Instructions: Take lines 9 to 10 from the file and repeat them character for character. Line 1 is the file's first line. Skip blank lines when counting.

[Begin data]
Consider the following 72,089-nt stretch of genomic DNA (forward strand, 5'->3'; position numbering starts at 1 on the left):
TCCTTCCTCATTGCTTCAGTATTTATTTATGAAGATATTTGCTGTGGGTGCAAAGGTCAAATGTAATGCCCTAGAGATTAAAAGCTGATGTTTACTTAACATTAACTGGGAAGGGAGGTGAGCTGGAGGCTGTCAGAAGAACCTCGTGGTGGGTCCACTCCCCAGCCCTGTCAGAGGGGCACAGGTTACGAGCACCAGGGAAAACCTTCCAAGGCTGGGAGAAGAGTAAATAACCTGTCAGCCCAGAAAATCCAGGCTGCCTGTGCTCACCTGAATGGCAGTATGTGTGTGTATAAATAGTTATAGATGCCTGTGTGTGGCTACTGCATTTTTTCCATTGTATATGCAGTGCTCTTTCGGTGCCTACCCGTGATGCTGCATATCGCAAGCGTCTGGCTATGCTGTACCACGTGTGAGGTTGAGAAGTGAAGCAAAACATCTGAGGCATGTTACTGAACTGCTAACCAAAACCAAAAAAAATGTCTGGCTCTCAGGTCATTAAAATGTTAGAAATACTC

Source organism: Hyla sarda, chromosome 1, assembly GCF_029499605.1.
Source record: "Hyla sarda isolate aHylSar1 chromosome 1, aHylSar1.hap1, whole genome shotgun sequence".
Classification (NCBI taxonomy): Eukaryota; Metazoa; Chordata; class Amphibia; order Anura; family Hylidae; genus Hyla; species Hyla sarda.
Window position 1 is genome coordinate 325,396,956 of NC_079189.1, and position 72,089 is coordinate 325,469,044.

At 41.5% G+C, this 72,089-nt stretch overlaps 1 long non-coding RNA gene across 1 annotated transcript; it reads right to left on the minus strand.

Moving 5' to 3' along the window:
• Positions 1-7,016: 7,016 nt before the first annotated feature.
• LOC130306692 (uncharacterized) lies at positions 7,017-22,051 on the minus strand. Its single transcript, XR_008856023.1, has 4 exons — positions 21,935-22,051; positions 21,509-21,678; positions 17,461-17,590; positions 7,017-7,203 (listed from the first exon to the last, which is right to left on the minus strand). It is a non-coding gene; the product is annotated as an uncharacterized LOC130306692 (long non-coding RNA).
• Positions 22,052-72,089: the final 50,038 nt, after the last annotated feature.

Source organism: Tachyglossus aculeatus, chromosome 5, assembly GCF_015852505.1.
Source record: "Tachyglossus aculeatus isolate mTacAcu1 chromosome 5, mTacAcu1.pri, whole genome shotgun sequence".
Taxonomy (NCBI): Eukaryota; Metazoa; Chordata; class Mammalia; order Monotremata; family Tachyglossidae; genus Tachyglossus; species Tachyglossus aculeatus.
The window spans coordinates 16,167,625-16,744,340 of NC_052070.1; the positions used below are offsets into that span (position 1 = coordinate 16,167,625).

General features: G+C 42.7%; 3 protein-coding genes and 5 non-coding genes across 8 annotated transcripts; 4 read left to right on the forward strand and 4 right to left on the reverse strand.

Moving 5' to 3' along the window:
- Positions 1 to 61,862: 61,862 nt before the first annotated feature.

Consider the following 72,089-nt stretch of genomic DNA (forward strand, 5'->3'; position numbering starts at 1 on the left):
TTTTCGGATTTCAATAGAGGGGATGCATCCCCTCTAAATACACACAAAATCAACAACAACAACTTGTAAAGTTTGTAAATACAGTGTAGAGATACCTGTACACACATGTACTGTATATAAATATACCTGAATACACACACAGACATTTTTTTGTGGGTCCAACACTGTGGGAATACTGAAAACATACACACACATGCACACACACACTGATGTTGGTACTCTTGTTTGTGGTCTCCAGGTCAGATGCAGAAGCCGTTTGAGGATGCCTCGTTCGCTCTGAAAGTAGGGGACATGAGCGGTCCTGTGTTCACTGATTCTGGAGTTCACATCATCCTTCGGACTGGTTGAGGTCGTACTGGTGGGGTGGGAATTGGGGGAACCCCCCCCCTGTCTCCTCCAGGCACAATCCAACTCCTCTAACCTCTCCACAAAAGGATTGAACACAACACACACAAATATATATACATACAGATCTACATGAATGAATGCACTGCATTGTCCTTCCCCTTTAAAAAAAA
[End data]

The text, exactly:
• Positions 1-7,016: 7,016 nt before the first annotated feature.
• LOC130306692 (uncharacterized) lies at positions 7,017-22,051 on the minus strand. Its single transcript, XR_008856023.1, has 4 exons — positions 21,935-22,051; positions 21,509-21,678; positions 17,461-17,590; positions 7,017-7,203 (listed from the first exon to the last, which is right to left on the minus strand). It is a non-coding gene; the product is annotated as an uncharacterized LOC130306692 (long non-coding RNA).